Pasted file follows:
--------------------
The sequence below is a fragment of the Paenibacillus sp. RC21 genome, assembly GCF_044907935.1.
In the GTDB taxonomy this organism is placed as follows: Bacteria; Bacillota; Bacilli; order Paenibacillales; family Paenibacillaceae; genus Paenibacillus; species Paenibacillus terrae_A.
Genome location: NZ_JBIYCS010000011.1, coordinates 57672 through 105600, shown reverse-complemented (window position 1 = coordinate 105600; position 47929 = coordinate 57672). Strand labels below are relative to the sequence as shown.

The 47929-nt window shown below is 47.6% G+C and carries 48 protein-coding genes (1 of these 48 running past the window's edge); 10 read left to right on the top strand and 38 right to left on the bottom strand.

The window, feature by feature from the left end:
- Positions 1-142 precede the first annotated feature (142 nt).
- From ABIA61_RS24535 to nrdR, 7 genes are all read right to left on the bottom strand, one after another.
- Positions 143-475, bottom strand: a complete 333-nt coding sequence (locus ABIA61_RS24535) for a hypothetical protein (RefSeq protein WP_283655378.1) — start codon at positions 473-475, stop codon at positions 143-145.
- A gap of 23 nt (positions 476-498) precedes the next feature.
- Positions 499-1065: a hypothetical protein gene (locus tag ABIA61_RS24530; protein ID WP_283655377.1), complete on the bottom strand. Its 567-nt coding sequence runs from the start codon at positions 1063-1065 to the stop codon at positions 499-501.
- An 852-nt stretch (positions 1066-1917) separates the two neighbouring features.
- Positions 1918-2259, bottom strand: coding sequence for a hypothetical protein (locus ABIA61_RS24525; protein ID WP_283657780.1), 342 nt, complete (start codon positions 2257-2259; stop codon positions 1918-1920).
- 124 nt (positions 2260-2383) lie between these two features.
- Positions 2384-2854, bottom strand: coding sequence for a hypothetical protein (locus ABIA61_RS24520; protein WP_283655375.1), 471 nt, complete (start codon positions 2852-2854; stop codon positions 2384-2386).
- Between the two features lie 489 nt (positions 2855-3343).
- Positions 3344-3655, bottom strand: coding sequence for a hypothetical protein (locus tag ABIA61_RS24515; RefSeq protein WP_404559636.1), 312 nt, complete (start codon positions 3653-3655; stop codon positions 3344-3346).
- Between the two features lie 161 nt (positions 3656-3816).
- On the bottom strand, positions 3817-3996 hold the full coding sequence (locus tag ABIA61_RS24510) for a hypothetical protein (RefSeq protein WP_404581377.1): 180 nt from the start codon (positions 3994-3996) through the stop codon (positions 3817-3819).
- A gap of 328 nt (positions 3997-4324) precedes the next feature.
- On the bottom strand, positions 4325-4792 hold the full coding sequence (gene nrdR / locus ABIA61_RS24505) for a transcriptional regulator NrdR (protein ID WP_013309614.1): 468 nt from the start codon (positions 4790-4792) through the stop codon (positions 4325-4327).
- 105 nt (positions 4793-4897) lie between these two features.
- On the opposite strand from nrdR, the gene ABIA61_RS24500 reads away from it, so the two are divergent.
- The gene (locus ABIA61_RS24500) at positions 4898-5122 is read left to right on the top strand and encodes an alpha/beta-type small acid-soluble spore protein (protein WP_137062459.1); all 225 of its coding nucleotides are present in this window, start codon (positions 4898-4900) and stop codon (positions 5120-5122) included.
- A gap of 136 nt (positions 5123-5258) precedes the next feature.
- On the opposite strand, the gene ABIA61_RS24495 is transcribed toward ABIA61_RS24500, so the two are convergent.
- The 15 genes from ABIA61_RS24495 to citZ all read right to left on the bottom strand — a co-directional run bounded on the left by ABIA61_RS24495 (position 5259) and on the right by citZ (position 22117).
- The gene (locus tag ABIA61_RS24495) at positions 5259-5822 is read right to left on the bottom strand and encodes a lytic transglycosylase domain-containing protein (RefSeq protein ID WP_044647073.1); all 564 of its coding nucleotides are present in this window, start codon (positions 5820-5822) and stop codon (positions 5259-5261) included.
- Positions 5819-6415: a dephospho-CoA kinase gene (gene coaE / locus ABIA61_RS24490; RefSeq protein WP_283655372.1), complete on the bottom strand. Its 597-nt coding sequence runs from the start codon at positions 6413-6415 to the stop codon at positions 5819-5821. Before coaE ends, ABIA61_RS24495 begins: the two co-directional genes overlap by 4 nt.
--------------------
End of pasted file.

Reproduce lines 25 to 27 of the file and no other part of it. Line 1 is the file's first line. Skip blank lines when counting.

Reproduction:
- On the opposite strand, the gene ABIA61_RS24495 is transcribed toward ABIA61_RS24500, so the two are convergent.
- The 15 genes from ABIA61_RS24495 to citZ all read right to left on the bottom strand — a co-directional run bounded on the left by ABIA61_RS24495 (position 5259) and on the right by citZ (position 22117).
- The gene (locus tag ABIA61_RS24495) at positions 5259-5822 is read right to left on the bottom strand and encodes a lytic transglycosylase domain-containing protein (RefSeq protein ID WP_044647073.1); all 564 of its coding nucleotides are present in this window, start codon (positions 5820-5822) and stop codon (positions 5259-5261) included.